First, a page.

Apple is rumoured to be looking to bring its Touch ID fingerprint scanning technology back to the iPhone with a new under-screen variant, according to a new report from the ever reliable Mark Gurman at Bloomberg.
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With the launch of the iPhone X, Apple dropped Touch ID in favour of Face ID, which unlocks the handset, authenticates payments via Apple Pay, and opens secure apps – like banking software, when it recognises your face looking directly at the display (this requirement can be disabled, although Apple warns it makes the feature less secure). Face ID learns to adapt to changes in your appearance over time, including hair cuts, hair loss, sunglasses, new glasses, beards, and others.
During the announcement of the iPhone X, Apple claimed Face ID was more secure than Touch ID and more convenient – since it all happened in the background without any intervention required from the user, unlike placing a thumb on the scanner. However, sources speaking to Bloomberg claim Apple will reintroduce an in-display version of the technology, like seen in the Samsung Galaxy S10, OnePlus 7 Pro, and Samsung Note 10, to offer iPhone owners a choice between facial recognition and a fingerprint sensor, like the Galaxy S and Huawei Mate 20 Pro.
If momentarily touching a fingerprint scanner in the display is more convenient – like when waking up in the morning – it will be given as an option to users in the 2020 iPhone line-up although this could slip to 2021, Bloomberg claims.
With rumours that Face ID would finally make the jump to the MacBook Pro in the coming weeks, and with the system successfully integrated into the iPad Pro range it might seem like a very strange decision. However, it is true there are some instances where Face ID doesn't perform quite as seamlessly as Apple would like – just like Touch ID doesn't, like when the sensor is wet from rainfall.
Surely Apple proclaiming that Face ID is more secure than Touch ID makes its return a little unlikely? The Californian company has stated the false positive rate for Touch ID is roughly 1 in 50,000 compared with a staggering 1 in 1,000,000 for Face ID.
Apple Vice President of Product Marketing, Greg Joswaik recently sat down for an exclusive chat with Express.co.uk about the positives of both Face ID and Touch ID and promised that Apple would continue to "expand" its use of the former.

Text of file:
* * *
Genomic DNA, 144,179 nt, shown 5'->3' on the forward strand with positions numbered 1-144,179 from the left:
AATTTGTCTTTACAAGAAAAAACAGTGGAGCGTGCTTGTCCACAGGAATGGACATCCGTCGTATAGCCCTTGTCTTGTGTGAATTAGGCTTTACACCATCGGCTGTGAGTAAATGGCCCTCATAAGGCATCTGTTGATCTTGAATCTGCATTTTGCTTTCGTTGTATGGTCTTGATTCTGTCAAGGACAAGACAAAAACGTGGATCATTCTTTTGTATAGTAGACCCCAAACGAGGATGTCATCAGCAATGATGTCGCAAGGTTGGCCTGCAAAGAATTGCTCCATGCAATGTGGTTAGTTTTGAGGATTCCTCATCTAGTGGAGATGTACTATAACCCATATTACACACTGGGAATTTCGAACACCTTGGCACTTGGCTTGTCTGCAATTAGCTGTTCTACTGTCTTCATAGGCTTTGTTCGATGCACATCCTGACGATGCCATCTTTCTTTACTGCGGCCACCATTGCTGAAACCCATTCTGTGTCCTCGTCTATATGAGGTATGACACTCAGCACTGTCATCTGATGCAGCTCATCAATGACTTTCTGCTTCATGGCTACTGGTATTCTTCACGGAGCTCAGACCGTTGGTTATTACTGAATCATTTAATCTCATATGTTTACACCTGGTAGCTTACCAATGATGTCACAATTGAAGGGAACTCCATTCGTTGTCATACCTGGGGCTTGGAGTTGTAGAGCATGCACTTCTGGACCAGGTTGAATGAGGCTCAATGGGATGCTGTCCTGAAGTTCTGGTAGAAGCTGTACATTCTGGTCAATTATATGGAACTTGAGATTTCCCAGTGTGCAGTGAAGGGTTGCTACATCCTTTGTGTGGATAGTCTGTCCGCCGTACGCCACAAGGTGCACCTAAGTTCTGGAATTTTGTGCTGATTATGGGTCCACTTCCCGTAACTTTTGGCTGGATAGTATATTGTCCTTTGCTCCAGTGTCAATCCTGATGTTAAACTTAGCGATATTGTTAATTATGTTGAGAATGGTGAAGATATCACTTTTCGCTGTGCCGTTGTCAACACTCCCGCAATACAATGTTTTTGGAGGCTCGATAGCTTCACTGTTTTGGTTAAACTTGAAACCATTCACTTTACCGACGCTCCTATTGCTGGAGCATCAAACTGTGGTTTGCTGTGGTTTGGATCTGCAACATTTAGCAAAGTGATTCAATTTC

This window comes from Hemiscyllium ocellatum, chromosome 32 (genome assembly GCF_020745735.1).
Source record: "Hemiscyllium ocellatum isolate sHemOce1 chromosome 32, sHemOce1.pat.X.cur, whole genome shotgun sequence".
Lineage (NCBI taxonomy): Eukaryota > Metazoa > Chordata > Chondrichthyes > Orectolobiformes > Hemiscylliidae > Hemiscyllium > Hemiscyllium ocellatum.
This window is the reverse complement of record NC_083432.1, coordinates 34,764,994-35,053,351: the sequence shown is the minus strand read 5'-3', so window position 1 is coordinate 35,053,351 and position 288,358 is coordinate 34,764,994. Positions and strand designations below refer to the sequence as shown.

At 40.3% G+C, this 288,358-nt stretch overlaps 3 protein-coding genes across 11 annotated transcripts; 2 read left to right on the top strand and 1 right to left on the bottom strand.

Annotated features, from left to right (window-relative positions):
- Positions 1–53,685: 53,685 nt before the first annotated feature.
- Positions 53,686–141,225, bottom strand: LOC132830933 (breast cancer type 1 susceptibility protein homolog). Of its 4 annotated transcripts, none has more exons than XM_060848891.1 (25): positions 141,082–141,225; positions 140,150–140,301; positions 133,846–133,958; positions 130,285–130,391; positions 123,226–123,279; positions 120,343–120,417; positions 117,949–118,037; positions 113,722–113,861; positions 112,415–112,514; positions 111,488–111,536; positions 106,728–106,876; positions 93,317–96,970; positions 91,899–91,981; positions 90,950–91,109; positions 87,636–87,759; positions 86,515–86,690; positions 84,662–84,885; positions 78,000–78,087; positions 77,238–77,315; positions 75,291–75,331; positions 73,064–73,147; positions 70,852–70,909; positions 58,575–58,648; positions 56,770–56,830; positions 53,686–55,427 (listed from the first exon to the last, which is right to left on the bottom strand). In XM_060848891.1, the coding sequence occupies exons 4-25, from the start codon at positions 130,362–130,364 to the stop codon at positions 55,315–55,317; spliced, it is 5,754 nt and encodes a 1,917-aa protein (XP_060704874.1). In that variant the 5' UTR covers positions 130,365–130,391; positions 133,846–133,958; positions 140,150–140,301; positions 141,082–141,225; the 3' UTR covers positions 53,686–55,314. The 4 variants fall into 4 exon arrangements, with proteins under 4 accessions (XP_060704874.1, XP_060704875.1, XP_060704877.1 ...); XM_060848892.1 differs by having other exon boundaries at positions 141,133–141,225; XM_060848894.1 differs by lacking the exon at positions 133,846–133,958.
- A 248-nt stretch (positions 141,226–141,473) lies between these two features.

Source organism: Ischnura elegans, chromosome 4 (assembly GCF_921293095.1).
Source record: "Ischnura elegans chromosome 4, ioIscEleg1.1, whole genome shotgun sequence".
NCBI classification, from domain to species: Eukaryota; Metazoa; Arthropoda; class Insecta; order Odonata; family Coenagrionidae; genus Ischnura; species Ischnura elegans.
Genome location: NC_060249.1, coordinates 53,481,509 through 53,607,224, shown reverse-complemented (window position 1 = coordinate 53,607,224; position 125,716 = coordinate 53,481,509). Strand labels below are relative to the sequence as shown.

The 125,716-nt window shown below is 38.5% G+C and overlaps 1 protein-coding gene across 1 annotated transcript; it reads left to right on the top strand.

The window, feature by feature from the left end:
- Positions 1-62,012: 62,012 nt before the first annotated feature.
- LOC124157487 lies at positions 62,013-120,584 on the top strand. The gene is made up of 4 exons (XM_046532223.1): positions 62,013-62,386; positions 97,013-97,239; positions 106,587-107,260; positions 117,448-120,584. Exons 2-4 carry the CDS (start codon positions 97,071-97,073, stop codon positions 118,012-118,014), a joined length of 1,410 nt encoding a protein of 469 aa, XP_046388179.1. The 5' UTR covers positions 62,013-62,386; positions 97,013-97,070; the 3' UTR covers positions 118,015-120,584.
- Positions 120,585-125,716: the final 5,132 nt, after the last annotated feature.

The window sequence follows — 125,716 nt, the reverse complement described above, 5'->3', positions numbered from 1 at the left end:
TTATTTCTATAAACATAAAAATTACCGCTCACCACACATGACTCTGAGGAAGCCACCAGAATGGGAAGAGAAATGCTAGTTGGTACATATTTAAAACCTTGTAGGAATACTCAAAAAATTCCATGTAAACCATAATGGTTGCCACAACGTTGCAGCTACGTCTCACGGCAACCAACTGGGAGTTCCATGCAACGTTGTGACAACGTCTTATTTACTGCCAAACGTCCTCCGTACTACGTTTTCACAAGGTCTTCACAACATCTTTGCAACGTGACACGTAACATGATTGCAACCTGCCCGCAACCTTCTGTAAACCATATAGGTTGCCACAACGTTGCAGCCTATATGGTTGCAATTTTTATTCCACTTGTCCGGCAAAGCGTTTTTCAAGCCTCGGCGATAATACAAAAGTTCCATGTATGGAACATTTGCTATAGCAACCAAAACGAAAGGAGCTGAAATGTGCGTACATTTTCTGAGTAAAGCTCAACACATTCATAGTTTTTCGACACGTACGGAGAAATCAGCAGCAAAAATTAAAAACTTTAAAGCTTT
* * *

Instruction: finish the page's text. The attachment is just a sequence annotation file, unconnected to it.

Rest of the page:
Interestingly, Joswaik rules out using a pop-up camera to ditch the notch – a crucial part of the Face ID system since it houses the dot projector, flood illuminator and infrared camera used to scan users' faces. It also includes the speaker grill, ambient light and proximity sensors. Rivals like Oppo and OnePlus have relocated the camera to a pop-up mechanism that emerges from the chassis to avoid having a notch cutting into content displayed on screen, like it does on the latest iPhone models.
"I would give people credit for trying new things, competition is what makes the world go round and makes us all better but that's not something we see coming anytime soon," Greg Joswaik said about pop-up cameras.
Unfortunately, although not unexpectedly, Joswaik doesn't directly address rumours that Apple will be resurrecting its Touch ID system. However, the Apple VP does talk extensively about the benefits of Face ID over the fingerprint-based alternative.
"Face ID is an important technology for us and it's something we continue to invest in," he said. "It really started with Touch ID six years ago which is something that we introduced on the iPhone 5s back in 2013. Touch ID was the first mainstream biometric security system and customers loved it. It changed the way that people secured their device, because at that time, even though it's hard to imagine, many didn't even have a passcode.
"It's a solution that remains and we still use it on our iPads, iPod Touch and even the Macs – it's a great system. But we wanted to improve biometric security even further with something more secure and convenient to use and that's why we came up with Face ID. We first shipped Face ID two years ago on the iPhone X and we thought it was even more natural than Touch ID with it unlocking your device with just a glance.
"We continue to make it better, easier to use and faster – in fact we made it 30 per cent faster in iOS 13 which will be shipping this fall."
While the iPhone X, iPhone XS, XS Max and iPhone XR don't offer the flexibility available on some rival handsets, which offer the choice of face scanning, fingerprint scanners, passcodes, patterns, and more, none of Apple's rivals have managed to replicate the same level of security. Indeed, Samsung doesn't allow users to authenticate Samsung Pay contactless payments with its rival facial recognition system, warning users "while Facial recognition is a convenient way to open your phone, for certified security we recommend using the fingerprint lock. Some apps (such as banking apps) and the Secure Folder can't be accessed using Facial recognition only. You will need to use a registered fingerprint or PIN."
"If the face unlock sensors and algorithms recognise you, the phone will open as you pick it up, all in one motion. Better yet, face unlock works in almost any orientation – even if you're holding it upside down – and you can use it for secure payments and app authentication too," the company revealed in a blog post about the as-yet unannounced flagship smartphone, which is widely-tipped succeed the Pixel 3 and Pixel 3 XL in early October.
With its rivals snapping at its heels, it might make sense for Apple to combine its hugely-popular Face ID and Touch ID solutions in a single handset after all. Don't get too excited by this idea, mind. Bloomberg admits in its reporting: "the technology is in testing both inside Apple and among the company’s overseas suppliers, though the timeline for its release may slip to the 2021 iPhone refresh."